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Title: Characterising root branching in response to water availability
Author: Morris, Emily Caroline
ISNI:       0000 0004 8506 554X
Awarding Body: University of Nottingham
Current Institution: University of Nottingham
Date of Award: 2019
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Soil is a complex environment for roots to navigate, in part due to the heterogeneous spread of water and nutrients. Water availability in soil varies on both a micro-scale, large pores have a lower water retaining capacity than small pores, and on a macro-scale, due to macropores and cracks that form in the soil. The aim of this thesis was to improve our understanding of how roots sense and respond to these differences in water availability. X-ray computed tomography (CT) was employed to non-destructively observe how root growth is modified in response to changing water availability in soil. Water availability was observed to significantly alter root architecture. If water availability is higher on one side of the primary root than the other then branches will only form towards the wet side, a response called hydropatterning, and if the root experiences a temporary water deficit branching will stop completely, a response called xerobranching. In order to understand how water availability regulates root branching a genetic study was conducted with Arabidopsis thaliana. Plants that lacked known water transporters were tested for their hydropatterning response. Altering the permeability of plasmodesmata surrounding the phloem leads to a hydropatterning defect. Therefore, it is hypothesised that maintaining the dynamics of a 'hydro-signal' is critical for water availability to regulate root branching. The work conducted in this thesis highlights the sensitivity of root architecture to water availability in the soil and the importance of water dynamics in the root.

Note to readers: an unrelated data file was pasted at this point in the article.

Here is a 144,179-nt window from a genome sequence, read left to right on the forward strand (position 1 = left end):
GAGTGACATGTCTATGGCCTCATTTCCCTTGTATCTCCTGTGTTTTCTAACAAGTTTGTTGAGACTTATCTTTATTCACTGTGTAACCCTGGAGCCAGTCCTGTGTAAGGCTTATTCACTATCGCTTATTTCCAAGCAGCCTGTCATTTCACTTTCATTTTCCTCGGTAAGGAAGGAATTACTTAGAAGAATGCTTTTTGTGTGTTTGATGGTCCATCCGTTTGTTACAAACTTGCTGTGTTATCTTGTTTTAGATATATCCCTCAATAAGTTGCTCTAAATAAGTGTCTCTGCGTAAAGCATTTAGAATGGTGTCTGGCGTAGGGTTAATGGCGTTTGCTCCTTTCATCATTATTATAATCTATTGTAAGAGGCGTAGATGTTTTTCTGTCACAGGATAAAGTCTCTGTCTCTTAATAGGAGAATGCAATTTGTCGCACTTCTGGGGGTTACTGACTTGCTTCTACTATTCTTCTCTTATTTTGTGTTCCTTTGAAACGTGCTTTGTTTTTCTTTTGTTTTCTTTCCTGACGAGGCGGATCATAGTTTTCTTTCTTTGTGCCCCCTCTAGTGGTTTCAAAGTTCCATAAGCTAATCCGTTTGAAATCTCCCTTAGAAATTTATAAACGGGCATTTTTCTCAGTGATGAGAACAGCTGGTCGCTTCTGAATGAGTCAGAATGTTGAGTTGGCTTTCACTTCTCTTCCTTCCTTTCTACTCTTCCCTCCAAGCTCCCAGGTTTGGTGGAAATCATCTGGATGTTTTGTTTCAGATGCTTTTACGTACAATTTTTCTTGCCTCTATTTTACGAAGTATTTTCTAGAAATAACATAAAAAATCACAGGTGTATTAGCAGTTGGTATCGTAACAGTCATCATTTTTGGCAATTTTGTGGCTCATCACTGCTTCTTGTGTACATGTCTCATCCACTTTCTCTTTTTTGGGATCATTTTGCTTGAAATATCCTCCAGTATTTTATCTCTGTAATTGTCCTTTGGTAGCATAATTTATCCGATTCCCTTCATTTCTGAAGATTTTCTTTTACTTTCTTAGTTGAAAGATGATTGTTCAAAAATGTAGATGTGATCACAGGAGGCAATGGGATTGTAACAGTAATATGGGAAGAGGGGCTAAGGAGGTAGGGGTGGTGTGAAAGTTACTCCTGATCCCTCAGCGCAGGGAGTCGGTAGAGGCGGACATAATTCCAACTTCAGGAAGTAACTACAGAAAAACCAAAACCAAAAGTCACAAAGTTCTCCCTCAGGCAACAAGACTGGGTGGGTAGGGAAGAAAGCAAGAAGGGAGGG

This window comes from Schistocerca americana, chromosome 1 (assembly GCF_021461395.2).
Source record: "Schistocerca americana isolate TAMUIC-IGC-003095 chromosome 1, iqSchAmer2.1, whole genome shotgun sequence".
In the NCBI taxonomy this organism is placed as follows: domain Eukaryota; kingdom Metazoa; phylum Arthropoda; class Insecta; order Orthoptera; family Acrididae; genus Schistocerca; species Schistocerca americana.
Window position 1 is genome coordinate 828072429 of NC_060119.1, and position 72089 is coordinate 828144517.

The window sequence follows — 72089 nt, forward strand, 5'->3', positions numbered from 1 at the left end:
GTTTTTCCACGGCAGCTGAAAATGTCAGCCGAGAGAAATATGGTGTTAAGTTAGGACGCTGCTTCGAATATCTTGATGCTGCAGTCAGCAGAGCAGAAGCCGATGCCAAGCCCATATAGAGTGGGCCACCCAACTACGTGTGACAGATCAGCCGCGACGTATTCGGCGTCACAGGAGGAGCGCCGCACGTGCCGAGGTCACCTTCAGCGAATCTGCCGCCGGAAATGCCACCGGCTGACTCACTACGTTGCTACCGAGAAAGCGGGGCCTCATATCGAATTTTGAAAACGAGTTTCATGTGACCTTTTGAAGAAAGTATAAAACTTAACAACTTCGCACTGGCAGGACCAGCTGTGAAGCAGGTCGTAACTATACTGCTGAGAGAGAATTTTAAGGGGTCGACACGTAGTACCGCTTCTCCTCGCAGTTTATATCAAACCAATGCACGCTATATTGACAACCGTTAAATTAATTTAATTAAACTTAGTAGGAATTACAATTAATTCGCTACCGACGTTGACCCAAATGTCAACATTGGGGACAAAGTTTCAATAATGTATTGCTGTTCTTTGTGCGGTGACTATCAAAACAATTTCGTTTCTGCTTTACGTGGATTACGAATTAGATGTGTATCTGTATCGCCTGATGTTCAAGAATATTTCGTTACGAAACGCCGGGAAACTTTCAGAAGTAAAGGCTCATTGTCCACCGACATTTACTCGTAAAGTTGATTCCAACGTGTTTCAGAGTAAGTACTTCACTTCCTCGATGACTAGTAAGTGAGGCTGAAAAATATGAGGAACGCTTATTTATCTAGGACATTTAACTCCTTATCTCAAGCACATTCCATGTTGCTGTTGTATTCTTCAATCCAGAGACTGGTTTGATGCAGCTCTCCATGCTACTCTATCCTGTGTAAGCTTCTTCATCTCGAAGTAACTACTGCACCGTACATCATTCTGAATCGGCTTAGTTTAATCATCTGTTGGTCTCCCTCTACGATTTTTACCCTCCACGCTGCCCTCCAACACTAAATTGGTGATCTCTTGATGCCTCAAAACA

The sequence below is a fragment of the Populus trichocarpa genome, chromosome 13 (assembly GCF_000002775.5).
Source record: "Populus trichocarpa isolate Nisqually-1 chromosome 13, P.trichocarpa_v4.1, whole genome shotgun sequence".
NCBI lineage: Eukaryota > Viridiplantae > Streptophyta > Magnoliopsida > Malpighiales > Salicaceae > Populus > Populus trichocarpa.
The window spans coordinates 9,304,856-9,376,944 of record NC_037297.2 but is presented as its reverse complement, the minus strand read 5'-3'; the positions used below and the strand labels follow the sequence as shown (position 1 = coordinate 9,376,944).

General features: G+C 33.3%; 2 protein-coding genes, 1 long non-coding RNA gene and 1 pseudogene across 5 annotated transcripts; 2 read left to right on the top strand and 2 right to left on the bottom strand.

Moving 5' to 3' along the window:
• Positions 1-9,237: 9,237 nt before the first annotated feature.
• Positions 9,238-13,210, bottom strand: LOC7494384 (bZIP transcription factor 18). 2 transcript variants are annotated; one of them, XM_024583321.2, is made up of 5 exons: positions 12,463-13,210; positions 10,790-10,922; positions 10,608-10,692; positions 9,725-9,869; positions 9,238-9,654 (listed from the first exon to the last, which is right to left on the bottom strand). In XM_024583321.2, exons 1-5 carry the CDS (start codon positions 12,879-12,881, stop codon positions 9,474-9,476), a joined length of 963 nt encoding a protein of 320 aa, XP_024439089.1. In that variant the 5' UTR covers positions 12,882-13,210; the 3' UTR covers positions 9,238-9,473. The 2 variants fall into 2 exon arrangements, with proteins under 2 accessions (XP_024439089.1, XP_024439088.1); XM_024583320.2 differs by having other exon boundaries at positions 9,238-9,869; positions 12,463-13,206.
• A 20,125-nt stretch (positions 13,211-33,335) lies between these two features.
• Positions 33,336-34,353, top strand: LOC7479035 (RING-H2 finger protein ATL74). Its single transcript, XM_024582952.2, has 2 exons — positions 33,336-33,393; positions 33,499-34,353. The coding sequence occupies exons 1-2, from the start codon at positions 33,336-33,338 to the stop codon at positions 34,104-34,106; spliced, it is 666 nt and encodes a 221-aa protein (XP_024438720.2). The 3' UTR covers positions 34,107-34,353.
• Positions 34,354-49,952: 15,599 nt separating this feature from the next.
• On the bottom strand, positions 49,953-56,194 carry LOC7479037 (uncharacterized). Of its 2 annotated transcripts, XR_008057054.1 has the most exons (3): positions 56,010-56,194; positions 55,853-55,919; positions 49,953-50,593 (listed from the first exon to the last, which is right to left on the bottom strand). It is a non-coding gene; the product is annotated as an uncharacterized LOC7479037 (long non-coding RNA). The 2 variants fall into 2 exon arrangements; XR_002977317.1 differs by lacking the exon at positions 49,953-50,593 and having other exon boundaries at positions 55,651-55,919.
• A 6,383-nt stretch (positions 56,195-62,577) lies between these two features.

Supervisor: Not available Sponsor: Not available
Qualification Name: Thesis (Ph.D.) Qualification Level: Doctoral
EThOS ID:  DOI: Not available
Keywords: QK640 Plant anatomy